Sure, Arnold also carries around those suitcases full of rippling muscles. I suppose that’s a large part of his popularity. As one teen-age girl had it after the sneak preview, “That was nothing great. But Arnold was awesome.”
Still, lots of musclemen have tried movies; most fade fast. Schwarzenegger’s feeling for the absurd and his penchant for one-liners have kept his last couple of action flicks, The Terminator and Commando, popular with young, hip audiences.
His humor is his saving grace. Let’s face it, although Arnold projects a likable personality, his acting powers are limited. That accent, which only gets thicker as his dialogue increases, is a major problem. And the name is not traditional matinee-idol stuff.
None of that has stopped Big Arnie. He just grins, keeps it light, and makes sure the final reel has enough bloodshed to satisfy his millions of thirsty fans.
Raw Deal hews to the formula. Schwarzenegger is an ex-FBI man, railroaded out of the Bureau some years before, now a sheriff in a small Southern town. When an old colleague (Darren McGavin) loses a son to a Chicago godfather (Sam Wanamaker), he calls on Arnold to do a little unauthorized work.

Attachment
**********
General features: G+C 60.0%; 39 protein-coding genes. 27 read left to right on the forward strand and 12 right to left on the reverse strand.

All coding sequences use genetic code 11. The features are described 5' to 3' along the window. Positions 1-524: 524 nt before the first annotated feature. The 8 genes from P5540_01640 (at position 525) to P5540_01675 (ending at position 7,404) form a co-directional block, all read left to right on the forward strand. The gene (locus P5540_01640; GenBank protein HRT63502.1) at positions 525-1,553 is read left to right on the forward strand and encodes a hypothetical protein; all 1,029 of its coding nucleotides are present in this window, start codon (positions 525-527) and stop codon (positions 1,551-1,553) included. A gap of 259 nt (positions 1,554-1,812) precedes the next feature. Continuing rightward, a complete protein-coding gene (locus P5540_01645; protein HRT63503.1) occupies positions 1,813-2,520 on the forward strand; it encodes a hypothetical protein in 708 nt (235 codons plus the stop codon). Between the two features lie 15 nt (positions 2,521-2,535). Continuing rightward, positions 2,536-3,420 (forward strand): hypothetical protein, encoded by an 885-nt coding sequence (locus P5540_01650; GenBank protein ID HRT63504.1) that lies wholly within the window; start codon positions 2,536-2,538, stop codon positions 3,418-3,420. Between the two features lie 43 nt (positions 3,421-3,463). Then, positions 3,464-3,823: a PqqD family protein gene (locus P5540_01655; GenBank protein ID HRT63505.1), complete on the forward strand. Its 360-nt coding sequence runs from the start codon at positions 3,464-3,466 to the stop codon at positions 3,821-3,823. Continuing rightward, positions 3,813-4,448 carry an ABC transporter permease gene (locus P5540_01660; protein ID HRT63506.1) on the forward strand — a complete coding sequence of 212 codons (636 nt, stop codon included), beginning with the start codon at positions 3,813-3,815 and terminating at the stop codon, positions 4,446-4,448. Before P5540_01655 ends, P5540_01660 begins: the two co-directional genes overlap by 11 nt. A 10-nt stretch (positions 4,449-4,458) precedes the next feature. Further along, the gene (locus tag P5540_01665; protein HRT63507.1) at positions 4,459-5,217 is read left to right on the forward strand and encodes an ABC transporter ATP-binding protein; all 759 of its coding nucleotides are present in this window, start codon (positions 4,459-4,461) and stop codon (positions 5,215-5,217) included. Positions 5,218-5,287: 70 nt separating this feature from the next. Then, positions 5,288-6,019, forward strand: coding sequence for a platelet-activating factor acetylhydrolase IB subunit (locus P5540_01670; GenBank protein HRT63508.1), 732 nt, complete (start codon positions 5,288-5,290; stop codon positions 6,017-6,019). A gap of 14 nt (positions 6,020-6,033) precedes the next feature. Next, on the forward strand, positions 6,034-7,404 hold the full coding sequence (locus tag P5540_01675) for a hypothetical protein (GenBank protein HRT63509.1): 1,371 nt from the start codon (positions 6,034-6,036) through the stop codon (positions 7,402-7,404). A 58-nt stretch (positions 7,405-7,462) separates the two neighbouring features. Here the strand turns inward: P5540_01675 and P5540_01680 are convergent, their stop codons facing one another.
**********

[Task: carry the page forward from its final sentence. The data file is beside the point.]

Our man slicks his hair back, adopts a tree-trunk cigar, and infiltrates the family. He also meets a moll (Kathryn Harrold) whose chest rivals his own.
While Raw Deal is quite well-plotted, you know that most of the plot stuff is an excuse for Arnold to get mad toward the end. Sure enough, he straps himself down with plenty of ammo, cranks up the Stones’ “Satisfaction” on his car radio, and proceeds, as one character puts it, to do 100 years of police work in one afternoon.
Through it all, Schwarzenegger keeps up a stream of bon mots. Unfortunately, because the accent (they’ve stopped explaining it) is richer than a Viennese torte, many of these fall dead at his feet. But you always have the idea he’s trying. That’s not quite as facetious as it sounds; his good-natured wise-guy routine builds up strong audience loyalty.
Raw Deal is not as far-out as his last couple of films, and it’s not as much fun either. Director John Irvin, a versatile fellow whose previous outing was with the highbrow pauses of Harold Pinter’s Turtle Diary, never comes close to the nihilistic glee of The Terminator. Irvin’s heart doesn’t really seem to be in the two-fisted genre.
So the weight of the film falls on Arnold’s shoulders—I don’t have to tell you how broad they are—and he delivers the necessary firepower. With a smile. And why not? His career is booming and, by his recent marriage to Maria Shriver, he’s now the newest Kennedy. Man, talk about “Satisfaction.”
First published in the Herald, June 7, 1986
There was a funny exchange on an old “At the Movies” or “Sneak Previews” or wherever the hell Siskel & Ebert were at the time about Kathryn Harrold; Roger was singing her praises in a movie (The Sender, possibly?) and Gene finally said something like, “Oh why don’t you just ask her out?” An epic moment, and unexpectedly human, somehow.
Arnold was in his career groove at this point, and everything was turning to gold. Raw Deal was just one more out of the bratwurst-grinder.